large part to its growth in foreign markets. In 1957, Littlefield reported in a speech to the Lion‟ s Club of Oakland: “ It is literally true that the sun never sets on our operations which are scattered from France on the east to Pakistan on the west, Alaska on the north and Tasmania on the south. We are currently operating in the United States and eleven foreign countries, and our men have been on the prowl for business opportunities in many, many more places. . . .” xv By 1974, Littlefield was proclaiming: “" Over half of our funds are invested overseas and well over half of our profits are earned overseas.” xvi His claims were not hyperbole: During his years at Utah, the company undertook a wide array of new mining and land development activities both in the U. S. and abroad. For instance, in 1951, Utah began construction projects in Australia and turned to coal mining in that country in the 1960s; in 1952, Utah began its operations in Peru at the Marcona mine, in 1953 at the Navajo mine in Arizona; in 1955, the company began its uranium mining business at the Lucky Mc mine in Wyoming; in 1957, Utah began stripping for the Pima Mining Company, near Tucson, eventually coming to own a share of that company in 1965. That same year, Utah became involved with the Island Copper mining enterprise in Vancouver, Canada. During the 1960s, the company also undertook construction work in Nigeria, Liberia, the Republic of Congo, Pakistan, and Thailand. xvii Not only did the company expand its reach geographically, but it also began to do a wider array of projects, including dredging in Alameda, land development in Moraga and Pauma, California and ocean shipping.
While this expansion in size and function occurred in the 1950s and 1960s, rather than at the turn of the century, Utah‟ s transformation resembled the process that Alfred Chandler described in The Visible Hand. Chandler maintained that the modern 12
corporation “ came into being and continued to grow by setting up or purchasing business units that were theoretically able to operate as independent enterprises.” xviii Ed Littlefield effected this transformation at Utah by using the company‟ s experience in the construction field as a building block for other endeavors. As he explained to the New York Society of Security Analysts, Utah‟ s mining division evolved out of its work as a contract miner for other companies; its real estate division grew out of its earlier role as a building contractor, and so on. He confided to his audience, that before the company expanded and diversified, Frankly, we found ourselves frustrated by the fact that, like contractors everywhere, we were able to use our tools only at the time of someone else‟ s choosing. We were impatient with merely playing a part in executing someone else‟ s plans. We aspired to a more creative role, to being the playwright, the stage designer, the producer, the director, and not merely one of the actors or the stage hands. xix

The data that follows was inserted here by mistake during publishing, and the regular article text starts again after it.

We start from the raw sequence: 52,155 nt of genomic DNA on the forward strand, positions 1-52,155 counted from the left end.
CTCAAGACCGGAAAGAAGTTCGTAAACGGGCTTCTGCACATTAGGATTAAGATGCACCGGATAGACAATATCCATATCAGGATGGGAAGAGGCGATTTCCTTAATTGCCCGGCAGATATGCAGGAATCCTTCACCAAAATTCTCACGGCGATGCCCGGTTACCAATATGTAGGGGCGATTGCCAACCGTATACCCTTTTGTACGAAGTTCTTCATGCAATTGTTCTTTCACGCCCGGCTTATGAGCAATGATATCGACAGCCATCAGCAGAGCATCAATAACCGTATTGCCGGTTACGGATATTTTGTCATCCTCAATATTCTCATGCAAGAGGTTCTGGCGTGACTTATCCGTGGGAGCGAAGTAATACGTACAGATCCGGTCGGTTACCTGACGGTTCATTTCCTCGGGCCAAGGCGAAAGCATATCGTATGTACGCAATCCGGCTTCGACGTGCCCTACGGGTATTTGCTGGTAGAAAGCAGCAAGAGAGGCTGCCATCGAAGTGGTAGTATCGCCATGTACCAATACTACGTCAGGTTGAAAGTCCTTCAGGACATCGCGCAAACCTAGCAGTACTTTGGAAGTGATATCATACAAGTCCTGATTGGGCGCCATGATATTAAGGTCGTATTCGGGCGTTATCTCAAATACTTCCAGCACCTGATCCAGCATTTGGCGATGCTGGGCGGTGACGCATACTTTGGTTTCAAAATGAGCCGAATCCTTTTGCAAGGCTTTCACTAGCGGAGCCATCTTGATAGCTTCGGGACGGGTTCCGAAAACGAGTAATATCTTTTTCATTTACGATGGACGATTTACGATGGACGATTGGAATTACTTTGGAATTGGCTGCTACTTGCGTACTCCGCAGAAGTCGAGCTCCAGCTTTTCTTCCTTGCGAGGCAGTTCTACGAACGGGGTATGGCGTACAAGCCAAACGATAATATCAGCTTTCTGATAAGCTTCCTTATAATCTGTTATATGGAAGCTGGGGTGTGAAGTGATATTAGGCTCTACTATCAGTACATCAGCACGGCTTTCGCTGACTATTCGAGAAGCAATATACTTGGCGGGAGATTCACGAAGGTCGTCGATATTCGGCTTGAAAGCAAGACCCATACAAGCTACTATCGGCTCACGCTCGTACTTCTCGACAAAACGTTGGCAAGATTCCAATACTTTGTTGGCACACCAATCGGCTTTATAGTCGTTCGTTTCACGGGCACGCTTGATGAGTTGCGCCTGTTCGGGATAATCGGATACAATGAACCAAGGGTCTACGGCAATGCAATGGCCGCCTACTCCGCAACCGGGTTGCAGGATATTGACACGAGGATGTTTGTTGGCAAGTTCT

Under Littlefield‟ s leadership, Utah went from being an actor on the stage, to the director. The company assumed the multi- unit structure of the modern corporation. This change and expansion required the company to refine its organizational layout. To that end, Littlefield divided the company into different divisions: He recalled that in 1958: " When I became general manager, I, in effect, reorganized and that's the first time the company was organized in recognizable and reasonably well- defined divisions of construction, mining and land development.” xx [ FIGURE 4]
This division of functions represented a sharp break with the past, when lines of authority and the delegation of duties was not always clear. Particularly after he took over as General Manager, Littlefield broke with the traditions of his predecessors in that position: Earlier managers had organized the company as a wheel, with the general 13
manager as the hub of the wheel and all of the employees as spokes. xxi This centralized decision making, but as the company grew, it became a cumbersome structure, with too many decisions being taken to the highest level of management. The different style of management that Littlefield brought to Utah Construction was quickly noticed. By 1961, in the year he was promoted to president of the company, 3 years after he had been promoted to general manager, and 10 years after he was first hired, Utah Construction was rated “ excellently managed” by the American Institute of Management, and was listed in that organization‟ s “ Manual of Excellent Managements” xxii
The reorganization of the company was visible in other ways, as well. Utah‟ s move from the Shell building to 550 California Street in late 1960 also signified the company‟ s changing business practices. [ FIGURE 5] The company newsletter celebrated the new building as “ unique for the San Francisco area in that multi- colored partitioning has been effectively employed, permitting individuality in office decor.” Far more important than its decor was the effect the new structure would have on company operations. Most of the departments could now be housed in the same building, rather than scattered in various locations. The hope was that this reorganization would “ improve communications and facilitate administration.” xxiii
Littlefield‟ s management style also affected the type of employees who staffed the company. Littlefield had come to Utah with the condition that he have a clearly defined job; he asked the same for other employees of the company. He insisted that employees devote themselves to one type of endeavor rather than be generalists. For instance, in 1954, he issued “ A Pattern for Progress,” which called for the subdivision of 14